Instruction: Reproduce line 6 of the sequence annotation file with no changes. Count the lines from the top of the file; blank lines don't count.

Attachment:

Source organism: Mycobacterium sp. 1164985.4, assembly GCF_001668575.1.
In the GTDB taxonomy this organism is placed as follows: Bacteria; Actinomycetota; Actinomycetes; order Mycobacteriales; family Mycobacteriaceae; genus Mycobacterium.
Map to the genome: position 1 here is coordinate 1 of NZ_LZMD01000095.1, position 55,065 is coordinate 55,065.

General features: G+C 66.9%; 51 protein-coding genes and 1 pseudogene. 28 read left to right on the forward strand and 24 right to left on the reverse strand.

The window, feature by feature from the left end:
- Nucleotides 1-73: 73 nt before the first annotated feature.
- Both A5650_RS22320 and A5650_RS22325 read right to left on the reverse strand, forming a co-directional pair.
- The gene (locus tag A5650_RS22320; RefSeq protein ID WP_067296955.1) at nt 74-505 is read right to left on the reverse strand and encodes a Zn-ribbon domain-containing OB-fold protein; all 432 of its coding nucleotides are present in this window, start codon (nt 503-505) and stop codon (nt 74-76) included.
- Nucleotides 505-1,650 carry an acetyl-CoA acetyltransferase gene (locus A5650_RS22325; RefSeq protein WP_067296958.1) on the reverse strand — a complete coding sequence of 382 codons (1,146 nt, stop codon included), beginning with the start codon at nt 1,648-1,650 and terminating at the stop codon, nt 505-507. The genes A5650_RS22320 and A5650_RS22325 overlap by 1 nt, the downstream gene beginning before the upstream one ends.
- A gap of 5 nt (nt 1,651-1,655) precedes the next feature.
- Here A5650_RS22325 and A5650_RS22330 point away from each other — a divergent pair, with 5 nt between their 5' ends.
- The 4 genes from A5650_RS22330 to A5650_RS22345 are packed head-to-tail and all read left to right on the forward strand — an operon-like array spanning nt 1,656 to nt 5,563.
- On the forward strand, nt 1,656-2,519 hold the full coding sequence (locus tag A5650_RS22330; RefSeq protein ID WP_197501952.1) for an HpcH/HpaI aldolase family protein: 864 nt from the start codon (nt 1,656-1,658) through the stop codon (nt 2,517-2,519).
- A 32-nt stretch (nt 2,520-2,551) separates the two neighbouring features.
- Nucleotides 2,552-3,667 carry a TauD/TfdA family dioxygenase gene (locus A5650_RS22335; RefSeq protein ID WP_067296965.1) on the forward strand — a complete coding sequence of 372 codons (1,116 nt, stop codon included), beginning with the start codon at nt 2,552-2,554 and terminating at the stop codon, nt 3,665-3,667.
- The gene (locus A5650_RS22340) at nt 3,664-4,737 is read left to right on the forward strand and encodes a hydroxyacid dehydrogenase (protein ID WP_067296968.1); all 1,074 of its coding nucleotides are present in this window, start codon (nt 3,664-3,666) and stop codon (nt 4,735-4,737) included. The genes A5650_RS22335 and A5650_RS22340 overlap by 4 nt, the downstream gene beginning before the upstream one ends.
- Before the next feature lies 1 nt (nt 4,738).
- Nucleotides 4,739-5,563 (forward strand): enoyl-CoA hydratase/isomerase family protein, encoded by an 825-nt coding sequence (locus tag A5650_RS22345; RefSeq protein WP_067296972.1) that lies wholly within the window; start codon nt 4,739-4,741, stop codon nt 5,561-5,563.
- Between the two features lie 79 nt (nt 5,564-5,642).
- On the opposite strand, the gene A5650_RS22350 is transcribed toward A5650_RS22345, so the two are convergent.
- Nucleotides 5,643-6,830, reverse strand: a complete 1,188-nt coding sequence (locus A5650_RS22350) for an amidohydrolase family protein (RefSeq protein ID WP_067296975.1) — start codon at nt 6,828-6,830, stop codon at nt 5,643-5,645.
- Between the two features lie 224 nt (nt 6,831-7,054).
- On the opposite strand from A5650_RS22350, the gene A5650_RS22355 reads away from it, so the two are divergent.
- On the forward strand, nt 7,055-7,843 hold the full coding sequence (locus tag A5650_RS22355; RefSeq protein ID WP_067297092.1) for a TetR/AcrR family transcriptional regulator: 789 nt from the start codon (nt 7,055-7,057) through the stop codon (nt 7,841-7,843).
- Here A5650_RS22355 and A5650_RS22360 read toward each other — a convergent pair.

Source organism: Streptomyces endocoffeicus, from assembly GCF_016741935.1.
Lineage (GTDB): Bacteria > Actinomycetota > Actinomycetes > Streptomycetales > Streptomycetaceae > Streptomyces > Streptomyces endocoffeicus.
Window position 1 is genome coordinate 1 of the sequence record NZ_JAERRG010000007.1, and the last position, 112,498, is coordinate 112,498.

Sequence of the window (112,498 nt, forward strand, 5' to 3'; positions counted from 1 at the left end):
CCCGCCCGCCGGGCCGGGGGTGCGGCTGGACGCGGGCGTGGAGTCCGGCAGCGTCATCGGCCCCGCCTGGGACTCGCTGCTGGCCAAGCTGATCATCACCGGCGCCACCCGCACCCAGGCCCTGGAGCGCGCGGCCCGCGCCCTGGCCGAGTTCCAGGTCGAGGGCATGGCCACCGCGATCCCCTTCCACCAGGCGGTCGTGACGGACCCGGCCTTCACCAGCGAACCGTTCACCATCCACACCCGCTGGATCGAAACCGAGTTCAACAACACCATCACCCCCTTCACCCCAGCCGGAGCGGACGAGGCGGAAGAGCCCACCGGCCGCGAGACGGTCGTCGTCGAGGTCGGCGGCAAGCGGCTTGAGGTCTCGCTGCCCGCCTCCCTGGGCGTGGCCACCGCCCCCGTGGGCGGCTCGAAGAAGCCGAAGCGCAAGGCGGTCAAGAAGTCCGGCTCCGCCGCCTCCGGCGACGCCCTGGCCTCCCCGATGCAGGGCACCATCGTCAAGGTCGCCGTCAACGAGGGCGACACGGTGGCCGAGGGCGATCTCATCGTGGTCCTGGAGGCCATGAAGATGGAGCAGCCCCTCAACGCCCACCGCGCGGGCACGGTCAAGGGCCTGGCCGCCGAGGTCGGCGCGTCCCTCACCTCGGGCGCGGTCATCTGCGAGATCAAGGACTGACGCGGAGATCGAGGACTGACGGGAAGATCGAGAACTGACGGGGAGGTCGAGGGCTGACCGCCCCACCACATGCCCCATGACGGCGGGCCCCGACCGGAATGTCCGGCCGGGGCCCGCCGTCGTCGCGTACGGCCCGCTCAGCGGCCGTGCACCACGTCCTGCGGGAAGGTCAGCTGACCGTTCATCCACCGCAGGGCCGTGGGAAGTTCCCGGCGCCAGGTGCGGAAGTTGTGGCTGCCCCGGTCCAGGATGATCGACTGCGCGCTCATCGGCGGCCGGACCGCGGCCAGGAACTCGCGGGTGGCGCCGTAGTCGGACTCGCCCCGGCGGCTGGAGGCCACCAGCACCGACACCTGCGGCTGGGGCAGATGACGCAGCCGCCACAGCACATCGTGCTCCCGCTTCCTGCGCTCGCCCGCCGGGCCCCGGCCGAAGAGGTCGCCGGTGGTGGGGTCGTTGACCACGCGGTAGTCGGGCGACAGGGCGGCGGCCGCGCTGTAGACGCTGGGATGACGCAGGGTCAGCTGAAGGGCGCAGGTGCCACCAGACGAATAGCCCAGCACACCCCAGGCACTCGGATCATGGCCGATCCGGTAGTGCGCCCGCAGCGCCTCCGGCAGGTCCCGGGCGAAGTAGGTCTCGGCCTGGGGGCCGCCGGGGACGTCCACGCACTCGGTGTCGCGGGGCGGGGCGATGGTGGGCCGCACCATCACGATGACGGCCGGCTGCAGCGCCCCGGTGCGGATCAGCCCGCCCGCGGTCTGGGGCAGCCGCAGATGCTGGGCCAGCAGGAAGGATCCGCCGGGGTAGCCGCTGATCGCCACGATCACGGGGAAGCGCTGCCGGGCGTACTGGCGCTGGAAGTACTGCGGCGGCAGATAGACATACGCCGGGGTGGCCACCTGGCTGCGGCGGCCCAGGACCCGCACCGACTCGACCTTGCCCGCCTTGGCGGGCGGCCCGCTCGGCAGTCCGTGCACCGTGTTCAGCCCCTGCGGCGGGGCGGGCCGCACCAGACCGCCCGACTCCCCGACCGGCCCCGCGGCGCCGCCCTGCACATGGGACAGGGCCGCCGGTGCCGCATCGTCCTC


- Nucleotides 1-73: 73 nt before the first annotated feature.